Tocchet wrapped up his career with 440 goals, 952 points and 2,972 penalty minutes. He nearly joined Dale Hunter as the only NHLers with 1,000 points and 3,000 penalty minutes.

"In your career, it's nice to be known that you stood up for your teammates but it's also nice that when your team needed a goal, you were put out in those situations," Tocchet said in 2000.



Jiri Dopita

You would never know it by his NHL stint, but big Czech Jiri Dopita is very much a hockey legend, at least back home.

Dopita is about as decorated as a player can get in the Czech Republic. He was a 7 time Czech league champion, 4 time regular season MVP and 3 time playoff MVP. He was part of three Czech world Championships and the 1998 Olympic gold medal championship. In 2001 he was given the Golden Stick Award, the top honour a hockey player can get in the Czech Republic. It is sort of like being inducted into a Hockey Hall of Fame.

For all his success he never gave the NHL a shot until he was 32 years old. He was drafted by Boston as a 23 year old in 1993, and then by the New York Islanders in 1998. Because of his size (6'3", 210lbs) and overseas success he was very much on the NHL radar as the century ended. But repeated attempts to lure him to the NHL failed and resulted in his playing rights bouncing around the league.

Finally in 2001-02 Jiri Dopita opted to bring his game to Philadelphia, where his good friend Roman Cechmanek landed the season before. Dopita was impressive at times, once scoring 4 goals in one game against the Atlanta Thrashers. But unfortunately injuries and coaching derailed his season. He suffered a knee sprain and cracked tibia in his very first game, and the injuries kept coming until arthroscopic surgery ended his season eventually. He only played in 52 games, scoring 11 goals and 27 points.

I mentioned coaching as a detriment in Dopita's transition to the NHL game. Dopita was a talented playmaker who was tough to separate from the puck. He was an understated mix of power and skill with deceptive quickness. Yet who did coach Bill Barber insist on saddling him with most of the season? Tough guy Donald Brashear.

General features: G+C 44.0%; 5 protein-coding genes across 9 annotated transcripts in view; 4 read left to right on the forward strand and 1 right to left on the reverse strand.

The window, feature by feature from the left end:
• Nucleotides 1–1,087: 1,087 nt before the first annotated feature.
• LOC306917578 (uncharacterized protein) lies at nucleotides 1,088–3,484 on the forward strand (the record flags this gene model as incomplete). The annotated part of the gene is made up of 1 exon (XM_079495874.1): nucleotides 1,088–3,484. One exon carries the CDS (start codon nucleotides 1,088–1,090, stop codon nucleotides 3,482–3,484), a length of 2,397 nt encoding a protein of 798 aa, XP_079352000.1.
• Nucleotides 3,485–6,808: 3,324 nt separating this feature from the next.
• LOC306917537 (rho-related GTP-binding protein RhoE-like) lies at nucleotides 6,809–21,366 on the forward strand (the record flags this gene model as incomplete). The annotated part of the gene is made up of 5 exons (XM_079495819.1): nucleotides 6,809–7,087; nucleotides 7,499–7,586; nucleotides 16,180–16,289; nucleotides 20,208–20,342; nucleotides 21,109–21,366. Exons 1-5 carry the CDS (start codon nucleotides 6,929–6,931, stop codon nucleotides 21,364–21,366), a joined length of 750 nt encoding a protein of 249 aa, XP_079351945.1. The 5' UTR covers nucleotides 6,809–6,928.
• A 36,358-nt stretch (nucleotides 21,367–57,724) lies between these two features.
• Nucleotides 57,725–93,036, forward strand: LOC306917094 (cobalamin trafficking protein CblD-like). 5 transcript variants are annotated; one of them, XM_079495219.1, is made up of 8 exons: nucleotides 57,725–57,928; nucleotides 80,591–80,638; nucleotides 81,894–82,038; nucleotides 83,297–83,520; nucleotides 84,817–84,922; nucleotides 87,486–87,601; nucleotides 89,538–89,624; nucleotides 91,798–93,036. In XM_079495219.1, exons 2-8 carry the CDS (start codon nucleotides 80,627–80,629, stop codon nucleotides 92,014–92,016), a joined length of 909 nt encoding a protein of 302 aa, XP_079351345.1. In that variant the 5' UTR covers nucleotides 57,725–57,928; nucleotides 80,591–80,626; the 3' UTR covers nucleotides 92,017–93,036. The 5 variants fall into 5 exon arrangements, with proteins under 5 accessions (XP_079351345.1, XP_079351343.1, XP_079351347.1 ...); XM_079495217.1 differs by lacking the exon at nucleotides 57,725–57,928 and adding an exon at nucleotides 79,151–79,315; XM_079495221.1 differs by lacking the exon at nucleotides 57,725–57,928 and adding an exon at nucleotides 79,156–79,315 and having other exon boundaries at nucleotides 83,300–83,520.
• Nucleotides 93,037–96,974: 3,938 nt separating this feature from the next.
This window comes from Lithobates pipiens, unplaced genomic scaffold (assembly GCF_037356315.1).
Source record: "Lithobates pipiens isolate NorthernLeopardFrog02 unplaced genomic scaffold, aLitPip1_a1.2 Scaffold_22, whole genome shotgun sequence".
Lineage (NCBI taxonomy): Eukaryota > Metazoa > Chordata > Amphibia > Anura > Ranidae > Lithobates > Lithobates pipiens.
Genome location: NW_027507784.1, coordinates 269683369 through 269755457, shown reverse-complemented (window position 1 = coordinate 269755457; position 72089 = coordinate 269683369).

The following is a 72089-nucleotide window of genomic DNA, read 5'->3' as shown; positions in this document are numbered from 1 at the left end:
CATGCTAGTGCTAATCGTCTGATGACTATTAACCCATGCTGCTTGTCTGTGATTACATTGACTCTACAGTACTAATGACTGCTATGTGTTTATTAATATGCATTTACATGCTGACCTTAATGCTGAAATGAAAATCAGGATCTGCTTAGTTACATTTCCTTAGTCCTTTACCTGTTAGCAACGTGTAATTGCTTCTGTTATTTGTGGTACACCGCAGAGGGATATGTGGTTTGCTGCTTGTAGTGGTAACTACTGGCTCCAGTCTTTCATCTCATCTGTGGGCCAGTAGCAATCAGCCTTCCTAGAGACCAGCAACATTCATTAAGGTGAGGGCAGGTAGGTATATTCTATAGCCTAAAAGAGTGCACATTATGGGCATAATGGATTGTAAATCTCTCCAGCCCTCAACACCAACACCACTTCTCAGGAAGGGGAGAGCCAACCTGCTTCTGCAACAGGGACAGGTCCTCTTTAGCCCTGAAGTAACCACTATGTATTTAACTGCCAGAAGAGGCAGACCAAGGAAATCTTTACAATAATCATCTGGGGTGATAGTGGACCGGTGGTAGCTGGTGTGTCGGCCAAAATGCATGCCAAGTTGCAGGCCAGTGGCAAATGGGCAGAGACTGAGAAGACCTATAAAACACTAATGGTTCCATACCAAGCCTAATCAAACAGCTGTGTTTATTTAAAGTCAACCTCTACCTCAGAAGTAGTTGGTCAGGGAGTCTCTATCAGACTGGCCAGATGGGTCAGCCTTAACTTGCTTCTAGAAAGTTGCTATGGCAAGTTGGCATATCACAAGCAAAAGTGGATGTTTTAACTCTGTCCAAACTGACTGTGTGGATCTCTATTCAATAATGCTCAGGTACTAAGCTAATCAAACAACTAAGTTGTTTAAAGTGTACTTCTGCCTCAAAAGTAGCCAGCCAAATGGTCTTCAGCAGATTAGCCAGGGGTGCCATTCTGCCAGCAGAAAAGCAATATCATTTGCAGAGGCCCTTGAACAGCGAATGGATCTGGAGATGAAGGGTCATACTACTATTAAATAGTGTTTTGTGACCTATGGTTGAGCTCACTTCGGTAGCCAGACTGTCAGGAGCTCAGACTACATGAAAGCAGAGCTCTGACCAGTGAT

The Flyers traded Dopita to the Edmonton Oilers for the 2002-03 season. It should have been a good fit for Dopita, as he was pencilled in as the 2nd line center and would be flanked by speedy youngsters like Ales Hemsky and Mike York. But injuries again derailed Dopita's season. He would play in just 21 games, scoring only 1 goal and 6 points.

With his contract expired, Jiri Dopita retreated back to the Czech Republic where he continued to play for many seasons. It was unfortunate he never had a better chance to show what he could do to NHL audiences.



Patrick Juhlin

The Philadelphia Flyers fell on hard times In the early 1990s. They came within a couple of bounces of defeating the might Edmonton Oilers in 1985 and 1987 to win the Stanley Cup, but came up short both times. The Flyers fall was quick however, sped up by injuries to key players like Tim Kerr, Mark Howe and even Ron Hextall. To make matters worse, years of success meant poor drafting position. Eventually that caught up with the Flyers as they had little talent within their own farm system.

The Flyers looked to remedy the situation by drafting talented European players. The hope was that these guys could come across the pond and add some firepower to the Flyers anemic offense.

Patrick Juhlin was one of the players the Flyers placed their hopes on. The 1989 second rounder was a standout forward for Västerås in Sweden. However Juhlin didn't make an immediate jump to the NHL, opting to remain in Sweden. He went on to star in the 1994 Olympics where his 7 goals in 7 games helped Sweden win the gold medal.. It wasn't until the 1995 lockout shortened season that Juhlin finally made his NHL debut.

Coming off such a great Olympic performance, it was hoped that Juhlin could make an immediate impact on the Flyers offense, much like fellow Swede Mikael Renberg had done in the previous season. However Juhlin struggled as he had a hard time adapting to the tighter checking, harder hitting NHL style. He scored just 4 goals and 3 assists in 42 games. He added one more goal in 13 playoff games.

The 1995-96 season started out with great promise for Juhlin. A strong preseason saw Juhlin appearing to be the Flyers new second line right winger. However Juhlin quickly slumped and soon was eating popcorn in the pressbox. The second half of the season was marred by a serious groin injury and an eventual demotion to the minor leagues in Hershey

Juhlin spent the following season with the Flyers new AHL affiliate, the Philadelphia Phantoms. Although he had a fine season for the Phantoms, the call never came for him to rejoin the Flyers.

After the 1996-97 season, Juhlin left Philadelphia to play in Finland.